When deciding to go home after the hospital following stroke, it’s important to determine your level of independence with the activities of daily living.
What Are the Activities of Daily Living?
The activities of daily living (ADL’s) are:
The ADL’s are the basics of self-care.
How Can You Regain the Ability to Perform ADL’s?
Regaining the ability to perform the activities of daily living is synonymous with regaining your independence.
And in order to regain independence, you’re going to need a solid rehab exercise routine with plenty of strategy. The rest of this article will delve into your strategy.
First, we will discuss the benefits of task-specific training. Then we will briefly discuss motivation – because knowing how to do something is different from actually getting yourself to do something.
Is Task-Specific Training Helping or Hindering Your Recovery?
Task-specific training simply involves doing the task that you want to do. So if you want to walk, then task-specific training will involve walking.
Here’s our problem with that…
Task-specific training requires a high level of confidence and preexisting skill – two things that many survivors unfortunately lack during their first few months of stroke recovery. (And it’s completely understandable!)
So what can you do if task-specific training isn’t an option?
You practice rehab exercises that will give you the strength and coordination that translates to the tasks you want to do.
That’s the premise behind most rehab devices and different types of therapy. They utilize movements that are directly transferrable to the task you want to perform – but without involving that task.
An Example of Getting Back to the Activities of Daily Living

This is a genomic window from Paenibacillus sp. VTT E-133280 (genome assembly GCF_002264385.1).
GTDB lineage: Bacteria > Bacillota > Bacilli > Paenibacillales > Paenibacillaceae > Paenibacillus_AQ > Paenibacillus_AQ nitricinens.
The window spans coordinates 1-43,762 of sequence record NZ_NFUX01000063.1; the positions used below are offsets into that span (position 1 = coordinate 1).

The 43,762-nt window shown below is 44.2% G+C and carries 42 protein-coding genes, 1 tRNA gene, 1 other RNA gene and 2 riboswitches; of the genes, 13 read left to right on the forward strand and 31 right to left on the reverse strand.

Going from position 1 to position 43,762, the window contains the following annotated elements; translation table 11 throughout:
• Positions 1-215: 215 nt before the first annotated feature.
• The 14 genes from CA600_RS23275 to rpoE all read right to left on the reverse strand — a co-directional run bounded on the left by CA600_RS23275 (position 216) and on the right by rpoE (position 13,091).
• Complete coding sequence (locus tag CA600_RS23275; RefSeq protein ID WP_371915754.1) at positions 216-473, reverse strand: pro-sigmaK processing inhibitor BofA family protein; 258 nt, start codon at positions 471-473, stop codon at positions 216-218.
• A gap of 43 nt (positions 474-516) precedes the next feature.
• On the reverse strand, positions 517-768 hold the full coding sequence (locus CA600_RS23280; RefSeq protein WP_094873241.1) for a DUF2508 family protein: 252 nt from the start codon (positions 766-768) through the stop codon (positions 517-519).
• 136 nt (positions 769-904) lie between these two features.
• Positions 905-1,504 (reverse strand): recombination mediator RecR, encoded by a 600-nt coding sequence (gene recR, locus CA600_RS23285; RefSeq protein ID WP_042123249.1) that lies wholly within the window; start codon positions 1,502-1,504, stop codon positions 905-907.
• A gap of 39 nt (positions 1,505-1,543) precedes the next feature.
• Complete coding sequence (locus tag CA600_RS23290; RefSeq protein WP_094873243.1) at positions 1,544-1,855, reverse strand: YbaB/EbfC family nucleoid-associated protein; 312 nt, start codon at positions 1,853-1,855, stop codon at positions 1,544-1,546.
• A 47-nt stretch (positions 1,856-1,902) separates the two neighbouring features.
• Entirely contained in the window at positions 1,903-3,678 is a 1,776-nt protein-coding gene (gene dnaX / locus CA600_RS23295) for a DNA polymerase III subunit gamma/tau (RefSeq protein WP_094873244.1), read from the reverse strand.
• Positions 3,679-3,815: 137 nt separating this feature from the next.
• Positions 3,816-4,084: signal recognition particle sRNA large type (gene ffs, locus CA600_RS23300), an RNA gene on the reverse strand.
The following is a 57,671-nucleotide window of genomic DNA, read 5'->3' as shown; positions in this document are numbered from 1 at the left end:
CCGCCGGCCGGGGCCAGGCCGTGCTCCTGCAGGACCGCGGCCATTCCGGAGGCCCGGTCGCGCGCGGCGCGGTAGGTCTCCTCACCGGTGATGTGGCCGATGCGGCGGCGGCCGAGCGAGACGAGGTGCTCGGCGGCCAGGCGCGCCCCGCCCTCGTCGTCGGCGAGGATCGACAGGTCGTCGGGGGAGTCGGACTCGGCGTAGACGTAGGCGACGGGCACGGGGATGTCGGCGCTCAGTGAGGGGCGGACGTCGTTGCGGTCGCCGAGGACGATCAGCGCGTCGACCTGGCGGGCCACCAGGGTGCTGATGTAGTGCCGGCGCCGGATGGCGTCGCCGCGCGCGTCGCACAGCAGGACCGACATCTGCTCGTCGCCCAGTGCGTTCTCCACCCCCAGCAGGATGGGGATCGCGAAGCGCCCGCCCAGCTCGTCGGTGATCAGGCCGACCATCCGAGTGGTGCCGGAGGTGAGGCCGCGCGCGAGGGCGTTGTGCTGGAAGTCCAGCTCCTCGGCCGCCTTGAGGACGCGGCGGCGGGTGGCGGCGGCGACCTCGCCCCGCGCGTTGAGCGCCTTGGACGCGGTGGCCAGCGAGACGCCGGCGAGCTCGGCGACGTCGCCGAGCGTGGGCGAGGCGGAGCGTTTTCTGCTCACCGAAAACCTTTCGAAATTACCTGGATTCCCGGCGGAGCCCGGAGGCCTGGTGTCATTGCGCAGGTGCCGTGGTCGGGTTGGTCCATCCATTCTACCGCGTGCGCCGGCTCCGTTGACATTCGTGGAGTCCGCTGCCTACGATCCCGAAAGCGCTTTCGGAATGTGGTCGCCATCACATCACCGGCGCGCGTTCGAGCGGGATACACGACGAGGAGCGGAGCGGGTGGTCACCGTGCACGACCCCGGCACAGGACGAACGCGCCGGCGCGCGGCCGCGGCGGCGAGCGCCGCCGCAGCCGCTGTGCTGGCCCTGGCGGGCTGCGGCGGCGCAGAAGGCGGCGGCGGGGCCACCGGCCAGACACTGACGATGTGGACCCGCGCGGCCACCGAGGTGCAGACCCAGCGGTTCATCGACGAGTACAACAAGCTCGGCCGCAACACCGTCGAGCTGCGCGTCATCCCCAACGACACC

To independently perform the ADL’s, you need good hand function, and task-specific training won’t help if you don’t have preexisting hand function.
To illustrate this issue, let’s use an example of getting back to your favorite hobby: knitting. (Everyone loves knitting, right?)
Without preexisting hand function, you can’t become good at knitting by simply attempting to knit – because you can’t even get started. Instead, you could use a hand therapy device that helps you regain hand function that translates to your budding ability to knit.
This is the premise behind our MusicGlove hand therapy device.
You don’t put the device on and instantly become a great knitter. Instead, you practice 5 gripping movements – and you only focus on those 5 movements. But you’ll get really good at them and they’ll translate directly into your everyday activities.
That’s why our users are able to resume the activities of daily living that involve their hands (like buttoning a shirt and eating) because your motor improvements transfer over to the things you want to be doing.
So, should you do task-specific training or demanding repetition training?
That’s up to you (and your therapist) to decide.
How Can You Maximize Your Motor Improvement?
Now let’s briefly talk about motivation and results.
In order to see amazing results during stroke rehabilitation, you need to be extremely consistent with your rehabilitation regimen (and you need to be utilizing tons of repetitive practice).
So the key question is, how can you get yourself to be consistent? Our answer: By making it matter to you. And it all starts with why.
If you really want to get your hand back, take some time to think about why you actually want this.
Because it can be difficult to get excited about doing ten sets of exercises each morning. But ask yourself, why are you doing these exercises in the first place?
Do you need it to regain your independence? Do you need it to socialize normally with your friends again? Do you need it to get back to your favorite hobby?
Discover the thing you really want – the intrinsic piece of happiness that you’re seeking – and tie all your stroke recovery efforts back to that.
Keep your eye on the prize, take it one day at a time, and you can regain your independence.